A Smith Demands More

Statue of Uruk-hai

Statue of an Uruk-hai – picture by Hermann Kaser

Have you had that happen? Does your subconscious plan your novels behind your back? At the moment, I have little time to spend with Lar Elien. My other life as therapist is claiming most of my attention right now. That’s why I had to laugh when a character from the second novel suddenly appeared before my inner eye and demanded more stage time.

Narul is a rather unusual smith who lives in Greenfields, the small town where Lina spent her summers as child. He is unusually tall, unusually strong and unusually ugly (not quite as the Uruk-hai in the picture, though). Of course, he also has unusual abilities, after all, he is the smith who created Lina’s magical sword. Goswin Greybeard reveals Narul’s past in the third novel.

Greenfield’s smith is a very sensitive … well, no, he isn’t entirely human. He’s the son of a human mother and a man from another race that is seen as monstruous by most humans. In RPG categories, he might be called a half-orc – even though I’m fairly sure that there are no classical orcs in the world of Lar Elien. His life was never easy. After a personal tragedy, he found refuge in Greenfields, pretending to be a simple smith. The people there accept him just as he is, which is something he always yearned for. Few people are even aware that he can create magical objects – Lina is an exception.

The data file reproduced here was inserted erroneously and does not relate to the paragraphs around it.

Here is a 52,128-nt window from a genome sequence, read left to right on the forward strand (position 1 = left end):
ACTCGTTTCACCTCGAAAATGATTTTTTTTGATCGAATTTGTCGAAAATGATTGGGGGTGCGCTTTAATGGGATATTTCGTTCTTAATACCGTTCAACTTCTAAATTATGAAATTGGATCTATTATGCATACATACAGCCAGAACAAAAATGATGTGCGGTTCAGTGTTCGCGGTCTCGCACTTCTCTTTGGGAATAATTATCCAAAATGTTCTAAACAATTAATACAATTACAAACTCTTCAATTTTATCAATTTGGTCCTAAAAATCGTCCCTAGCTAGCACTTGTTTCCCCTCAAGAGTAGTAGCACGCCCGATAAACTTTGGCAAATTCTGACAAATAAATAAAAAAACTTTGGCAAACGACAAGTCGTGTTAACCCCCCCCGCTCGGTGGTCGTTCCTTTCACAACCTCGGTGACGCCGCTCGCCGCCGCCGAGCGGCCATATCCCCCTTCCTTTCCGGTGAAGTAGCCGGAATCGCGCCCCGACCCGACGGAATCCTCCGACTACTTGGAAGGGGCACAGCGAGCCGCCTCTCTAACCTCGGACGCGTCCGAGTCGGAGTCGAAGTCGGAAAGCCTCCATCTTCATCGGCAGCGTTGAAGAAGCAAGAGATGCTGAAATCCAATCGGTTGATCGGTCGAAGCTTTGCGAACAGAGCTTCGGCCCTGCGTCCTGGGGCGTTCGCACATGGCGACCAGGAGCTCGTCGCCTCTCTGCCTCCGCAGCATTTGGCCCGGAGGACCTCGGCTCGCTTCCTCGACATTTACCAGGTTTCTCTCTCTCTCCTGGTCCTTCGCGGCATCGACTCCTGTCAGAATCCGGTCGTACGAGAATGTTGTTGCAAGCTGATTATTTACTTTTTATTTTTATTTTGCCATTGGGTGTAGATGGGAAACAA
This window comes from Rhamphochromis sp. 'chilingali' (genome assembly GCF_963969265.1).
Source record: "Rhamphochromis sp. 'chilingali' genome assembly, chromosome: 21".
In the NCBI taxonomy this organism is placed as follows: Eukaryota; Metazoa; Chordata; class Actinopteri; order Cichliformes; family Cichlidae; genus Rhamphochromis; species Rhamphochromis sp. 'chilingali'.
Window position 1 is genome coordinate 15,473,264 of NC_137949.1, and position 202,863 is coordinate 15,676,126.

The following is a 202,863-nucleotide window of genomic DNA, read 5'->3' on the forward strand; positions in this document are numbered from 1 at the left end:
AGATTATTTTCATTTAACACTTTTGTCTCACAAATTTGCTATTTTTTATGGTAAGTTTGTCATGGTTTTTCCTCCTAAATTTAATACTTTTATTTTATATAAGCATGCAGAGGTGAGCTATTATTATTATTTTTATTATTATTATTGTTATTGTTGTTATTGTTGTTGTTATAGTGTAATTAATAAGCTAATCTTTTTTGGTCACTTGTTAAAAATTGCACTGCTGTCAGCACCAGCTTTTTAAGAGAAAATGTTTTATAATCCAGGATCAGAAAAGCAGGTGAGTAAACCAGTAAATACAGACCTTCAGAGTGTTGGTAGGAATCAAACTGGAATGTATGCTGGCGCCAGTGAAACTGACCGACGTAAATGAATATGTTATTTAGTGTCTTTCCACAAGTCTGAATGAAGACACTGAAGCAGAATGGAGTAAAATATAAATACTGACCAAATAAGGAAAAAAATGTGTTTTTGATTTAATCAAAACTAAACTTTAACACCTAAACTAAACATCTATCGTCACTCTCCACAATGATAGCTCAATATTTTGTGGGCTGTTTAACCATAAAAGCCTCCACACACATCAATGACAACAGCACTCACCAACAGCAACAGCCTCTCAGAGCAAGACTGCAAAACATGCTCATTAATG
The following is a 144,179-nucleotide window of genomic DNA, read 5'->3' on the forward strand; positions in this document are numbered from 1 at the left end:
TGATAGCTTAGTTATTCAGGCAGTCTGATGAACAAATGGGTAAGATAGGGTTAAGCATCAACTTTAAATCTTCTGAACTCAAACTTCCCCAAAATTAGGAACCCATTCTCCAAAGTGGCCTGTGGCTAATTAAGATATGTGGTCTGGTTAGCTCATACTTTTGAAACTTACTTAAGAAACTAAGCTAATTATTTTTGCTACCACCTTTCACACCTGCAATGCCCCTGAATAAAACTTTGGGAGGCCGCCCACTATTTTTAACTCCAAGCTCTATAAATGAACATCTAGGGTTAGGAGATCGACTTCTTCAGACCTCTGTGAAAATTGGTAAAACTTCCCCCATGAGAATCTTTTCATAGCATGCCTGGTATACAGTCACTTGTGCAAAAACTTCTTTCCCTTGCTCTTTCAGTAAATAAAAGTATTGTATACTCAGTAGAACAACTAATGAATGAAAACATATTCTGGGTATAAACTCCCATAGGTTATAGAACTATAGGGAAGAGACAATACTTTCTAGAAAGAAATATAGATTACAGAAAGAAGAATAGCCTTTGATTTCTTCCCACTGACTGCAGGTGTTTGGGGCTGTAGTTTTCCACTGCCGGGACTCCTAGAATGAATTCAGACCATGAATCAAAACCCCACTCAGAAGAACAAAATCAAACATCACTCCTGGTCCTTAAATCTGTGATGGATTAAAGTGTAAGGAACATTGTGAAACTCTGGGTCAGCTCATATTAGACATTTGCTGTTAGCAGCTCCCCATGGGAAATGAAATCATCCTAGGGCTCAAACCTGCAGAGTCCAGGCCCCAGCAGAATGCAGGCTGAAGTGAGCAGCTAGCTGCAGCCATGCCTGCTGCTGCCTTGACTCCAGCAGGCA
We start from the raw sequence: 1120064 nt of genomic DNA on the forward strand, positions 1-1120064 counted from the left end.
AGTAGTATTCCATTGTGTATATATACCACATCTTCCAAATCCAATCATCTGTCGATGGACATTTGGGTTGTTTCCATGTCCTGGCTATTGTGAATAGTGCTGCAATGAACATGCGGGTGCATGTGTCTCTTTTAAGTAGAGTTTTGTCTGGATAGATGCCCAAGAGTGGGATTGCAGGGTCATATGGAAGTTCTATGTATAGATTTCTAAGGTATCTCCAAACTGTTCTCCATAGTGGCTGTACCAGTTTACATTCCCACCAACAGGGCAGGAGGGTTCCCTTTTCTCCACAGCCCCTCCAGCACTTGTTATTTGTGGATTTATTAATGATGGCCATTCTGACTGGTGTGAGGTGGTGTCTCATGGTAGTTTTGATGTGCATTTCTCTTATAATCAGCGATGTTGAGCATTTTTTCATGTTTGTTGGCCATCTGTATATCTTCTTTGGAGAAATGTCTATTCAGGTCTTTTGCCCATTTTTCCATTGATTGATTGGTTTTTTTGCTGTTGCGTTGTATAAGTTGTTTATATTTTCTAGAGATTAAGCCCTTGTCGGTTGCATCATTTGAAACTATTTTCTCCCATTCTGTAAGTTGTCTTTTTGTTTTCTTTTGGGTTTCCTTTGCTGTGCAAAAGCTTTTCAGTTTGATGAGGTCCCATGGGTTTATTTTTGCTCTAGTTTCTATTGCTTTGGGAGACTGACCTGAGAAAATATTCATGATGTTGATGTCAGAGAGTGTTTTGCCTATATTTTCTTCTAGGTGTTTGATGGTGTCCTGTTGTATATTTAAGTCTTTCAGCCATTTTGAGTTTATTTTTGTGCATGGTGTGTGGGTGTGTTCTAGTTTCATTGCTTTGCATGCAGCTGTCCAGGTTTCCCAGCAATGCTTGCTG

Well, suddenly Narul stood before me and told me his story wasn’t over yet. I’m not sure what he’ll get to experience in the end, but now I do know how to start novel #5. In the fourth novel, Lina and Andert went to search for Al-Quarim, the mage. In the course of their quest, Lina had to use her sword’s abilities to neutralize a spell – and that changed her sword. She hopes that Narul can repair it. Thus, the fifth tale begins with Andert and Lina riding out to Greenfields, which is great. I need them out of the way when Lar Elien itself gets attacked and taken.

Narul is truly one of my characters. They love doing that to me. And that’s why I love them.

About Hannah Steenbock

Hannah Steenbock is an author, dreamer, and coach. She has published several short stories in English and German, as well as one novel in German. In 2013 she started self-publishing her work. In 2014, she has won two awards for her short story "Sequoia".
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